What’s the one thing you can’t live without in your writing life?
I quote Thomas Jefferson: “I cannot live without books.” (And by extension, the culture of books.)

What does a typical day look like for you?
That varies. My day job is that of college professor, so for me there are teaching days and there are writing days, although sometimes the teaching and the writing get intertwined (especially when under editorial deadline). On writing days, I begin in a leisurely manner: read newspapers and magazines over coffee and Danishes; then ease myself into the writing, gradually building up momentum. I am seldom quota driven; I just keep working steadily, taking short breaks every hour or so—to snack, read, take a long walk, play with the cat. The short breaks are important because it’s easy to get prematurely fatigued otherwise.

If you could change one thing about publishing, what would it be?

Put a stop to—no, undo—the corporate mergers that have been sapping the identities of individual publishers.

In what way (if any) has your writing/publishing life changed in the past five years?
Working on new editions of my textbook, The Well-Crafted Argument, now in its third edition from Houghton Mifflin, has been keeping me busy these past eight years. Also, from the summer of 2004 through this past winter, I’d been engaged in the most difficult writing of my professional life, a scholarly examination of Emily Dickinson’s critical reception over the past half century. It is finally being published by Camden House in June 2008 as Approaching Emily Dickinson: Critical Currents and Crosscurrents since 1960.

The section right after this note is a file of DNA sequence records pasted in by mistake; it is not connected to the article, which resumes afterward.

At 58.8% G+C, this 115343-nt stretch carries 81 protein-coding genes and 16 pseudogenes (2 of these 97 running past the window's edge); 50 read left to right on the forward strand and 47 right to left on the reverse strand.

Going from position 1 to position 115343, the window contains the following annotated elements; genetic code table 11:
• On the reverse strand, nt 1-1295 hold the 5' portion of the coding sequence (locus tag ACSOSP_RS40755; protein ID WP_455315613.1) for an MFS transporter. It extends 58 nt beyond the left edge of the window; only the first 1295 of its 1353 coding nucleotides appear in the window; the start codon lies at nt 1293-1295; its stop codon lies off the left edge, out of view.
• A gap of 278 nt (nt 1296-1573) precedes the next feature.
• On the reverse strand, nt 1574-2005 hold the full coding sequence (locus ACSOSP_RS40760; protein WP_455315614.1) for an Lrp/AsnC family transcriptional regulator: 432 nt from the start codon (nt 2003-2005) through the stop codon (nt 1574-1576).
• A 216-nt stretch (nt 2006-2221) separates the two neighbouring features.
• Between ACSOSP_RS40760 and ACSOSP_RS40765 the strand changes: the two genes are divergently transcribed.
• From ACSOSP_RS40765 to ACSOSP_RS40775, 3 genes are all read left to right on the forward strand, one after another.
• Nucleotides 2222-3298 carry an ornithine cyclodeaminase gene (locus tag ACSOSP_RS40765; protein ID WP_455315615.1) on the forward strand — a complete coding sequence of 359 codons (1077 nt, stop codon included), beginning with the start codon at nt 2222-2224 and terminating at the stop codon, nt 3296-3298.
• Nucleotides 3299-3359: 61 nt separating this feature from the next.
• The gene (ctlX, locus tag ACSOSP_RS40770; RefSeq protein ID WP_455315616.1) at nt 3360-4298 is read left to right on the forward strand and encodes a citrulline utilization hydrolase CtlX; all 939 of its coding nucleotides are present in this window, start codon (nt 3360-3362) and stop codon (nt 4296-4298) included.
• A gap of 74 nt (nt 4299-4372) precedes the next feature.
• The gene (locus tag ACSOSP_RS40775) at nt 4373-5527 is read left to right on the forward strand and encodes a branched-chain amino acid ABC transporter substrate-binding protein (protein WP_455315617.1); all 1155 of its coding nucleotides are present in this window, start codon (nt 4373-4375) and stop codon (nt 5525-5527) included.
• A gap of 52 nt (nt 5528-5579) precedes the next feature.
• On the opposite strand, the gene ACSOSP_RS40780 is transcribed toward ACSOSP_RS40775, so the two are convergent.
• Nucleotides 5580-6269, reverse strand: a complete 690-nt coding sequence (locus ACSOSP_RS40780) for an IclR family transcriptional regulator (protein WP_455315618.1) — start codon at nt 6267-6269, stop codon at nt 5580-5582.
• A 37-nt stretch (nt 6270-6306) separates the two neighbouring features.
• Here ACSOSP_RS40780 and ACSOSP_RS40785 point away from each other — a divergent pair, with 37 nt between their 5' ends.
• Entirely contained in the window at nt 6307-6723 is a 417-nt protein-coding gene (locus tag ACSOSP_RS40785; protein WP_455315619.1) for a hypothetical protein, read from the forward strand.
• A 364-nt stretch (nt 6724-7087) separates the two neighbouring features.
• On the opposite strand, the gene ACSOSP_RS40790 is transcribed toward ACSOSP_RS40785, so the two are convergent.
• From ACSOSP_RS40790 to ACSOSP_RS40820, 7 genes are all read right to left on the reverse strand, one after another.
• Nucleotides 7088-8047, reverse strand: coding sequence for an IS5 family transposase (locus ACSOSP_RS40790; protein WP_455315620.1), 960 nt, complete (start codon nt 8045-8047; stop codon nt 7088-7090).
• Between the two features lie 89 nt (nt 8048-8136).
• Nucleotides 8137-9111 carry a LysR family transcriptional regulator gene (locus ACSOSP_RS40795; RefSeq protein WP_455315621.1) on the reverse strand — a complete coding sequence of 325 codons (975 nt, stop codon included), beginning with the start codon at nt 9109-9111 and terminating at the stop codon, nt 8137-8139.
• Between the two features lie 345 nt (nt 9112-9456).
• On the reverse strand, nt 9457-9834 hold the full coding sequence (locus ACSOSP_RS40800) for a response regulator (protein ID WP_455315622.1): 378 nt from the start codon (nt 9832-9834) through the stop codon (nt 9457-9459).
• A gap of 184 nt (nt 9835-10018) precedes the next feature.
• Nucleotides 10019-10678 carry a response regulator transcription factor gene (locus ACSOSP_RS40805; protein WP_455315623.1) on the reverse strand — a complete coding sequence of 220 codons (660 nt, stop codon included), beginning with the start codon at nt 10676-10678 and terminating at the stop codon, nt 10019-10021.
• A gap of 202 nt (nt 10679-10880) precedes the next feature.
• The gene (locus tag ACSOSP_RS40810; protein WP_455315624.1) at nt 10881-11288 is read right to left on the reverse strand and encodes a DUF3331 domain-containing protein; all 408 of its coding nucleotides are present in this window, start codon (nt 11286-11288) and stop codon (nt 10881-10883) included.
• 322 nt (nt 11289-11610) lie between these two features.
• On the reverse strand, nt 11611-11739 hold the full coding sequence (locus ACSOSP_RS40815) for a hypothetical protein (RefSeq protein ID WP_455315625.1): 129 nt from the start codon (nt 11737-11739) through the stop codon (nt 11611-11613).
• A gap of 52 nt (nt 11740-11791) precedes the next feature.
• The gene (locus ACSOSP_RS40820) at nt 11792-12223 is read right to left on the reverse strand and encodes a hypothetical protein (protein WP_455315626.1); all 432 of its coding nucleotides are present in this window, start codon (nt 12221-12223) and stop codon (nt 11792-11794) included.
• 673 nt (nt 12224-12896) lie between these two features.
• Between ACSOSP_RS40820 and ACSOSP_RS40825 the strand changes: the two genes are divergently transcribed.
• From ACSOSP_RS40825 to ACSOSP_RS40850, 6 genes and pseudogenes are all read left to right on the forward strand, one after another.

Do you have any advice for new writers on fostering a strong author/editor relationship?

Yes, be as grateful for their expertise as an editor as they are for your talent as a writer. It’s perfectly all right to reject an editor’s advice, but be certain your reason for doing so is compelling.

What do you see as your biggest publishing accomplishment?

My last two book projects: Approaching Emily Dickinson (a scholarly monograph), and The Daily Writer.

How did you come to write The Daily Writer?
I’ve been teaching writing for over thirty years and have spent many of those years writing about all facets of writing-its importance to any professional activity, to thinking, to being involved with the world. The Daily Writer, you might say, is a distillation of my thoughts and experiences about writing and the teaching of writing. The project had gone through many transmutations before reaching its present form of 366 reflections (one for every day of the year), covering 31 different topics on the craft and profession of writing.

Any final thoughts?

Writing is life. Take inspiration from Isaac Asimov’s words: “If my doctor told me I had only six months to live, I wouldn’t brood. I’d type a little faster.”